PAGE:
Speaker: Caitlin Williams (Queen Mary, University of London)
The late medieval garden has often been imagined as a female space. References to women’s bodies as akin to the enclosed garden are common across the period and these allegories have been the focus of much of the historiography. My doctoral research focuses on domestic medicine in late medieval England. It explores gentry women’s everyday life in the period through understanding their involvement in medicine and keeping their household healthy. An excellent knowledge of herbalism was central to women’s ability to practice medicine domestically, as in order to produce medicine, they would have had to have been able to grow the plants or identify them in the wild.
This paper shares some of my doctoral research into women’s gardening knowledge and labour. The premise of domestic medicine is that it was both more accessible and cheaper than consulting a university-trained physician. For this to be true, a reliance on plants, both native and easily cultivated, is required. The garden and women’s medical knowledge are central to domestic medicine.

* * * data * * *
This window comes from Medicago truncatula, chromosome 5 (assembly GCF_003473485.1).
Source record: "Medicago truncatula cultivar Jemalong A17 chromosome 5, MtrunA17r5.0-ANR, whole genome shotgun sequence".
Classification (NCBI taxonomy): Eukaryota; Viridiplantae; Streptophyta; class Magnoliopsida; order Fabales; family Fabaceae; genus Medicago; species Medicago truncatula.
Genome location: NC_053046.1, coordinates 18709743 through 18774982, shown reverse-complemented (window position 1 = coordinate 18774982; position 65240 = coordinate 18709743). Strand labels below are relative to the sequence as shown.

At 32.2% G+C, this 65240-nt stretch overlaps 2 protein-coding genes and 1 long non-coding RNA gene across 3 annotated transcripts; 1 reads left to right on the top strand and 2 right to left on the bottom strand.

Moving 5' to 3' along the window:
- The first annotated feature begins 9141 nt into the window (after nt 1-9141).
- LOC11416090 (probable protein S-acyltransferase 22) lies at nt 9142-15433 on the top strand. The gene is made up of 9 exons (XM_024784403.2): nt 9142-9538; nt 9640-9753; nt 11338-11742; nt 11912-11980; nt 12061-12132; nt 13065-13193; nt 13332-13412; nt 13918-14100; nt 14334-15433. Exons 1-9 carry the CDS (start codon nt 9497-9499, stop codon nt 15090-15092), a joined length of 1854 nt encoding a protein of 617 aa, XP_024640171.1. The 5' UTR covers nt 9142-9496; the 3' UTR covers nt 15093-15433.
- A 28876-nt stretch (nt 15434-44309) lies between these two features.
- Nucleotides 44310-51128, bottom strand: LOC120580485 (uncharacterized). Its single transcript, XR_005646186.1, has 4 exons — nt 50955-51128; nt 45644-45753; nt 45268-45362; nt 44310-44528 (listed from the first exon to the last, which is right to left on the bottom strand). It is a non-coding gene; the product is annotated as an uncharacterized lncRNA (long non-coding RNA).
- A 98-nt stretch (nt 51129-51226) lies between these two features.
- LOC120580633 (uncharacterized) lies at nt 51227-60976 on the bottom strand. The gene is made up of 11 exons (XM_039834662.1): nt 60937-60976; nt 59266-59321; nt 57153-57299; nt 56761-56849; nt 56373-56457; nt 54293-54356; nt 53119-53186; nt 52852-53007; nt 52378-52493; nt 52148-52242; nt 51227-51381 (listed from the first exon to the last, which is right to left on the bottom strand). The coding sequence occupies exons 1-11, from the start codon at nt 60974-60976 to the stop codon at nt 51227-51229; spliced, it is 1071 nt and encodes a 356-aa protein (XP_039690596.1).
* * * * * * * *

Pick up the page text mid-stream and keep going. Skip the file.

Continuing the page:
This paper will focus on the middle English medical manuscripts that for the basis of my thesis, conduct literature and archaeobotanical reports. Through this I shall explore how medieval women gained and used horticultural knowledge to support their medical practise.
Caitlan Williams is a third year PhD candidate in the School of History at Queen Mary, University of London and Events Coordinator for QMUL Women in History Forum. Her research focuses on the role of gentry women in late Medieval English health care.
IHR Seminar Series: History of Gardens and Landscapes